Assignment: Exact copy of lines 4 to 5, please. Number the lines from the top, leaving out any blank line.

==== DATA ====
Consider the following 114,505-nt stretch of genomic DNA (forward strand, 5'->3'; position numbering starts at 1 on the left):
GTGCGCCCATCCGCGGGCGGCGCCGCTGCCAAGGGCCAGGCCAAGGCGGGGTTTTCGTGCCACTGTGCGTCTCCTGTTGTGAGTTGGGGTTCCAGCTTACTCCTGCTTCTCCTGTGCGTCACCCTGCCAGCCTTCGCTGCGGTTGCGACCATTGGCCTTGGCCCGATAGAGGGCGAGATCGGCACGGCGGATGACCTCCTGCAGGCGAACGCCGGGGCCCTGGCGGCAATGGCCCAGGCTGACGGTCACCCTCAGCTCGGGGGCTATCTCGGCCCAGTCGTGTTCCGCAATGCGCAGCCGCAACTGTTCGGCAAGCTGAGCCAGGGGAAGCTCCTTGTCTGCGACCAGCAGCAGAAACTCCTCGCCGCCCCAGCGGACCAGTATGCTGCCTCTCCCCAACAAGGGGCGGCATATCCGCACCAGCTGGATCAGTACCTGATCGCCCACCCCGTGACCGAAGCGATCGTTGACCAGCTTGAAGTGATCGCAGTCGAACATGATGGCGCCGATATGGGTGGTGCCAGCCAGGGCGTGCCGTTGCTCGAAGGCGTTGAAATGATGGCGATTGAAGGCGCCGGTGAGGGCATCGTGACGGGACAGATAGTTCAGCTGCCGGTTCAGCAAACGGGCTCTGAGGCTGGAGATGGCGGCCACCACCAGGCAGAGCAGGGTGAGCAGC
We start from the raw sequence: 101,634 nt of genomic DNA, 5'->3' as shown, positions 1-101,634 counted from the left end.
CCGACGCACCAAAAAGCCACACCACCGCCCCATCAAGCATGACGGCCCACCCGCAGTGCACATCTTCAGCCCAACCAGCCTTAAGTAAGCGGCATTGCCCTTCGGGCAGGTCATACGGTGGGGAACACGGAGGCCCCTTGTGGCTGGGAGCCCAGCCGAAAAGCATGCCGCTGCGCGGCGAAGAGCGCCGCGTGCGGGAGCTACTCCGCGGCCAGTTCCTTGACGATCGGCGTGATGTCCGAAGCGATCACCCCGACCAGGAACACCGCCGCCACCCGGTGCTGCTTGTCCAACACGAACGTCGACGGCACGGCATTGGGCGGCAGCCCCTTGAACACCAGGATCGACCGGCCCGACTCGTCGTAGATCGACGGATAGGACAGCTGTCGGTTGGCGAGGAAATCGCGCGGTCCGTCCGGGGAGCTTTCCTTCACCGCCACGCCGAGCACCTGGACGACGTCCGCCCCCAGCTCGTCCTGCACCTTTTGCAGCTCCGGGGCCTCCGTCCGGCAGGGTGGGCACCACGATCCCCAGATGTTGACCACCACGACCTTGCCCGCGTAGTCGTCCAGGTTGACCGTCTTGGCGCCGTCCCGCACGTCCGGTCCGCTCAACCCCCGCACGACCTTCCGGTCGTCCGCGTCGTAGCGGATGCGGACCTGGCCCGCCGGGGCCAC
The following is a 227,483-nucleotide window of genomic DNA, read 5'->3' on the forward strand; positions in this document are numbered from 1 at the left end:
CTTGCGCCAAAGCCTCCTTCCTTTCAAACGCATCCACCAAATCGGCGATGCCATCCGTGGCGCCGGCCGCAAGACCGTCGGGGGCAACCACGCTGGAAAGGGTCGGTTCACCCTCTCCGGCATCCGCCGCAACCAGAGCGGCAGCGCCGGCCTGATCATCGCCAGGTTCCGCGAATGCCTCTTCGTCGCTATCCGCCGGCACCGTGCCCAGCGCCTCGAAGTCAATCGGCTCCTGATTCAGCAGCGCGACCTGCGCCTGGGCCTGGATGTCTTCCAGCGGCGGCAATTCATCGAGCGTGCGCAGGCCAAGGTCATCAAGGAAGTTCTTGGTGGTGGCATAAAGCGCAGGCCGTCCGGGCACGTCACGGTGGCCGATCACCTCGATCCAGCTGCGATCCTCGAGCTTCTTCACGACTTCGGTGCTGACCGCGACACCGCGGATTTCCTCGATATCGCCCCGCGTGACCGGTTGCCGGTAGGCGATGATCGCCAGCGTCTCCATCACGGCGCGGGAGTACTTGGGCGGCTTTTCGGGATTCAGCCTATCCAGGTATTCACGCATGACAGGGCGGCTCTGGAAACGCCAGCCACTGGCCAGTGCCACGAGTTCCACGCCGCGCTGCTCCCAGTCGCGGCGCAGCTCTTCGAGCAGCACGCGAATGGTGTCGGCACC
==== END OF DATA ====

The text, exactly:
CCGACGCACCAAAAAGCCACACCACCGCCCCATCAAGCATGACGGCCCACCCGCAGTGCACATCTTCAGCCCAACCAGCCTTAAGTAAGCGGCATTGCCCTTCGGGCAGGTCATACGGTGGGGAACACGGAGGCCCCTTGTGGCTGGGAGCCCAGCCGAAAAGCATGCCGCTGCGCGGCGAAGAGCGCCGCGTGCGGGAGCTACTCCGCGGCCAGTTCCTTGACGATCGGCGTGATGTCCGAAGCGATCACCCCGACCAGGAACACCGCCGCCACCCGGTGCTGCTTGTCCAACACGAACGTCGACGGCACGGCATTGGGCGGCAGCCCCTTGAACACCAGGATCGACCGGCCCGACTCGTCGTAGATCGACGGATAGGACAGCTGTCGGTTGGCGAGGAAATCGCGCGGTCCGTCCGGGGAGCTTTCCTTCACCGCCACGCCGAGCACCTGGACGACGTCCGCCCCCAGCTCGTCCTGCACCTTTTGCAGCTCCGGGGCCTCCGTCCGGCAGGGTGGGCACCACGATCCCCAGATGTTGACCACCACGACCTTGCCCGCGTAGTCGTCCAGGTTGACCGTCTTGGCGCCGTCCCGCACGTCCGGTCCGCTCAACCCCCGCACGACCTTCCGGTCGTCCGCGTCGTAGCGGATGCGGACCTGGCCCGCCGGGGCCAC
The following is a 227,483-nucleotide window of genomic DNA, read 5'->3' on the forward strand; positions in this document are numbered from 1 at the left end: